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New Member, Reinstalling Super Cub LP Electronics: Worried about Power Failure

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New Member, Reinstalling Super Cub LP Electronics: Worried about Power Failure

Old 08-14-2013, 02:50 PM
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brockac12
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Question New Member, Reinstalling Super Cub LP Electronics: Worried about Power Failure

Hello, I'm new to RC Planes and have recently bought a Hobbyzone Super Cub LP RTF. I have learned to fly it quite well, but now I would like to upgrade the electronics, and add ailerons and lights. I'm attempting to understand the Voltage, Amps, and Watts so I can choose all parts myself. I think I'm on the right track, but I am still a beginner.

My main concern is that the BEC is only giving 5V to the Receiver, but the servos and Lights all have a max of 6V. Would this cause a power failure in flight, or would it work at all? Any Suggestions would be helpful!

I created this electronics schematic to visually understand all the parts I will need. Thanks for any comments! (Parts are from Hobbyking.com)

Click image for larger version

Name:	Super Cub Future Wire Schematic.PNG
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Size:	42.2 KB
ID:	170249

Last edited by brockac12; 08-14-2013 at 10:47 PM.
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Old 08-14-2013, 04:12 PM
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Hi and welcome to WF. Looking at your schematic, I'm wondering about your Turnigy(?) 30A ESC. You indicated you're kind of new to the electronics part, so are you aware there are ESC's for brushed motors, and ESC's for brushless? Just asking as your diagram didn't specify it.

If you're going this far, maybe you want to go with a brushless motor. There are many threads on upgrading the legendary SuperCub, here and on other forums. I'm sure there would be plenty of motor suggestions out there.

As far as learning the electronics, you can find some good reading here.
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Old 08-14-2013, 04:43 PM
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brockac12
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xmech2k,

Thanks for your comment! Yes, I am aware that there are ESC's for brushed and brushless motors. I should have specified that the one I mentioned is for Brushed motors.
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Old 08-17-2013, 03:08 PM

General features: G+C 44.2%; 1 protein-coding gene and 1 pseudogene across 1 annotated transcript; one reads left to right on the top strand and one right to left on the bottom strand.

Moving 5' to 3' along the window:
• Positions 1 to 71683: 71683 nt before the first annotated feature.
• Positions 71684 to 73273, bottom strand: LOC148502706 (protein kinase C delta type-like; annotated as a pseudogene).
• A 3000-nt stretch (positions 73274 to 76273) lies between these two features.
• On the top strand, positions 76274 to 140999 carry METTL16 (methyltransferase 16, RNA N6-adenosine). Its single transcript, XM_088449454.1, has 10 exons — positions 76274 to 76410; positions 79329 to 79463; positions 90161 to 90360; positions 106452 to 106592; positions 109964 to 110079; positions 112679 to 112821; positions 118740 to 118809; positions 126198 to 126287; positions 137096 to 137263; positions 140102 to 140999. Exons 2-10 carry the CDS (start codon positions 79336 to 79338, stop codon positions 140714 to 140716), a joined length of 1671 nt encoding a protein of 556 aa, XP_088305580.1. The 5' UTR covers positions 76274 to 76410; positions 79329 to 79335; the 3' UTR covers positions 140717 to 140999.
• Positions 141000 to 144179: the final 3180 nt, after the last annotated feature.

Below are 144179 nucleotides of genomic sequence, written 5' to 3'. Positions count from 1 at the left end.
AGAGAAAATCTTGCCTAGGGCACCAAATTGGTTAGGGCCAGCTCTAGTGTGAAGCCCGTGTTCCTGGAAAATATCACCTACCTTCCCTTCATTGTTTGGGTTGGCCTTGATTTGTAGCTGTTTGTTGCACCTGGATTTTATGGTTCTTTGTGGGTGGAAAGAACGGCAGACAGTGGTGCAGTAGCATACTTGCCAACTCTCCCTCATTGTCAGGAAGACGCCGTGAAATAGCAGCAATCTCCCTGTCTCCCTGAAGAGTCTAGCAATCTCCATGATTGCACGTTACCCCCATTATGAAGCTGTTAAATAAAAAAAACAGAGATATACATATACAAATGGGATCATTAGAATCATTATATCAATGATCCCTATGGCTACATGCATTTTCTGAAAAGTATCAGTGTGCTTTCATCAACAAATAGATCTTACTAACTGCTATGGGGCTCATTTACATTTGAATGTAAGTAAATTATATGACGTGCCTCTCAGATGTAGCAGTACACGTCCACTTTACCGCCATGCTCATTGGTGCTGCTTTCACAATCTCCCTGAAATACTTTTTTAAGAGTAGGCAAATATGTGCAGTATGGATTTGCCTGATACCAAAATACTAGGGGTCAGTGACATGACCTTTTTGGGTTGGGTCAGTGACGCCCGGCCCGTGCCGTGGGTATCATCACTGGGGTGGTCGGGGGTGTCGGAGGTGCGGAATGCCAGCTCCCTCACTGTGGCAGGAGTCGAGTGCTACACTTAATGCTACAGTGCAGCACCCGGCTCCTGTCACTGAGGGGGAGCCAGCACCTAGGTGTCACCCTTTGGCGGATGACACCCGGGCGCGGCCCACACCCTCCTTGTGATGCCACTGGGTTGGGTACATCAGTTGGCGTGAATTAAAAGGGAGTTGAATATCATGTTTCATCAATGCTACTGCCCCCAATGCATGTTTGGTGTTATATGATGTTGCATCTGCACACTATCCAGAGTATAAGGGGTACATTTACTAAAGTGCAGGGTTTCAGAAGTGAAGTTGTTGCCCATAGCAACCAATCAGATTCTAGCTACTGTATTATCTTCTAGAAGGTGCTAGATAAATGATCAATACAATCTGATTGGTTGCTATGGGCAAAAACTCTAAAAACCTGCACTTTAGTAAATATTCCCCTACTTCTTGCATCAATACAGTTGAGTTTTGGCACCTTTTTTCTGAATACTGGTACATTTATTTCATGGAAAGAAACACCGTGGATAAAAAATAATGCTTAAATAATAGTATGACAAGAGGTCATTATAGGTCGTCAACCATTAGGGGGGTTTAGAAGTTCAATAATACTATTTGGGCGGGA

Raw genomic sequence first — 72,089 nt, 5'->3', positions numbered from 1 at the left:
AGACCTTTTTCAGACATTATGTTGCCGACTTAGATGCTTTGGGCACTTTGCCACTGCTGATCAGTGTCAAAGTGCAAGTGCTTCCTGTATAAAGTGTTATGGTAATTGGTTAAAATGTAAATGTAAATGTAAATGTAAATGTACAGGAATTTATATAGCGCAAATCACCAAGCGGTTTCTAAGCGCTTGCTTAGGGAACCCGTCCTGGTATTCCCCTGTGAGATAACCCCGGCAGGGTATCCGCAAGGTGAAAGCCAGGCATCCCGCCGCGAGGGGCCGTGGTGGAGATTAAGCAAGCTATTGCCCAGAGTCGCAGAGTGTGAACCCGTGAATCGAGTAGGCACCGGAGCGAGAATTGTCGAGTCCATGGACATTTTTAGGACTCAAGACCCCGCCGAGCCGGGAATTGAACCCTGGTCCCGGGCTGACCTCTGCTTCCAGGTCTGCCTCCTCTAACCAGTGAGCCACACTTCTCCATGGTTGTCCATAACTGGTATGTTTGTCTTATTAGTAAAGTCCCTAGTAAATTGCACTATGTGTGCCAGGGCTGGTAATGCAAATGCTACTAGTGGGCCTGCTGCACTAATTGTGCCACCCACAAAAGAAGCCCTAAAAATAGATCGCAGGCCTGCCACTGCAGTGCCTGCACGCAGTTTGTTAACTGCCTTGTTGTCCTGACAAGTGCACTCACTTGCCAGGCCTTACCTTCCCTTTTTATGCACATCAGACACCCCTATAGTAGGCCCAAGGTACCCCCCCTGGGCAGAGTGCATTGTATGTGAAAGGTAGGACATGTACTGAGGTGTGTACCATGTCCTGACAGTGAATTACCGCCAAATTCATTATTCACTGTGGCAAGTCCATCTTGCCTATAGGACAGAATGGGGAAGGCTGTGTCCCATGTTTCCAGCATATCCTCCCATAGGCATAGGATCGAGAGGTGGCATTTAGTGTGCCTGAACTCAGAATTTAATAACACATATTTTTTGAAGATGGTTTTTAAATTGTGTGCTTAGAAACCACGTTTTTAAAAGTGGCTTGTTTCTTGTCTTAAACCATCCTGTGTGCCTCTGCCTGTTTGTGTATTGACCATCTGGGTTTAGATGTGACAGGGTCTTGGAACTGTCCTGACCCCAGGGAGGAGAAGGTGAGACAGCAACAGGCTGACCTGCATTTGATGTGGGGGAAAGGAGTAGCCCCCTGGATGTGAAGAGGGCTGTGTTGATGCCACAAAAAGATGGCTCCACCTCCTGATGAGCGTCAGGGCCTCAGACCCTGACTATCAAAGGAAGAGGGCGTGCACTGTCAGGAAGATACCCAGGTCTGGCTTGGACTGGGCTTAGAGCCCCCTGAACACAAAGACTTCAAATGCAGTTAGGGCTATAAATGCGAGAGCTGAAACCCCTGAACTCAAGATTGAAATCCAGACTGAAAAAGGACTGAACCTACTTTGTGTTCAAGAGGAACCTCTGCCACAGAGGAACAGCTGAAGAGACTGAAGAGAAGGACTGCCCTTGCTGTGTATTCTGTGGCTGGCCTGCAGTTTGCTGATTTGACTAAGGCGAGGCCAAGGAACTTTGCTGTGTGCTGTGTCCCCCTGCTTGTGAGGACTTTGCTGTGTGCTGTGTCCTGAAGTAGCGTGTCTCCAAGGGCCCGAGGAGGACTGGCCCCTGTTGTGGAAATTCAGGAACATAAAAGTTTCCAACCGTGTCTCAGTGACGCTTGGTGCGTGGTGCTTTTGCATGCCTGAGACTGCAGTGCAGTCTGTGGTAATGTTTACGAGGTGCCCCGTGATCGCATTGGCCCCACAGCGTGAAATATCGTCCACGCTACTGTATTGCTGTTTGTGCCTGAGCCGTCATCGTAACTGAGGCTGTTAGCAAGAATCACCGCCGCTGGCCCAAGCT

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AEAJR
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Originally Posted by brockac12 View Post
Hello, I'm new to RC Planes and have recently bought a Hobbyzone Super Cub LP RTF. I have learned to fly it quite well, but now I would like to upgrade the electronics, and add ailerons and lights. I'm attempting to understand the Voltage, Amps, and Watts so I can choose all parts myself. I think I'm on the right track, but I am still a beginner.

My main concern is that the BEC is only giving 5V to the Receiver, but the servos and Lights all have a max of 6V. Would this cause a power failure in flight, or would it work at all? Any Suggestions would be helpful!

I created this electronics schematic to visually understand all the parts I will need. Thanks for any comments! (Parts are from Hobbyking.com)

Attachment 170249
EVERYTHING YOU WANTED TO KNOW ABOUT ELECTRIC POWERED FLIGHT
http://www.wattflyer.com/forums/showthread.php?t=31071

So you issue will be can the BEC put out enough amperage to handle two more servos AND the lights. The answer is ... maybe.

How much current are the light pulling?

I would not be concerned with 4 micro servos and receiver running off a 1 A BEC. however some BEC have different outputs depending on type (linear vs. switching) and the voltage of the battery pack.

As discussed in the e-book above, some BEC are basically using resistance to lower the battery pack voltage to 5V for the servos and receiver. The higher the battery pack voltage the more they heat up and the less they can put out.

So, does your ESC/BEC say it puts out 1A at 11.1V input from the battery pack? Take a look.


If those lights pull less than 50 ma, I would not worry about it. If they are pulling more than 100 ma, then I might be concerned.

hook it up with the 4 servos and test it. Move your servos while providing some resistance to the surfaces. This simulates air loads while in flight. Do this for 10 minutes on the ground with the motor running at idle. If it works OK for 5 minutes you are probably OK.

Now fly it - stay over long grass during the test flight. I expect you will be fine.

NOW hook up the lights. Do the same test at home. Then a test flight over the tall grass.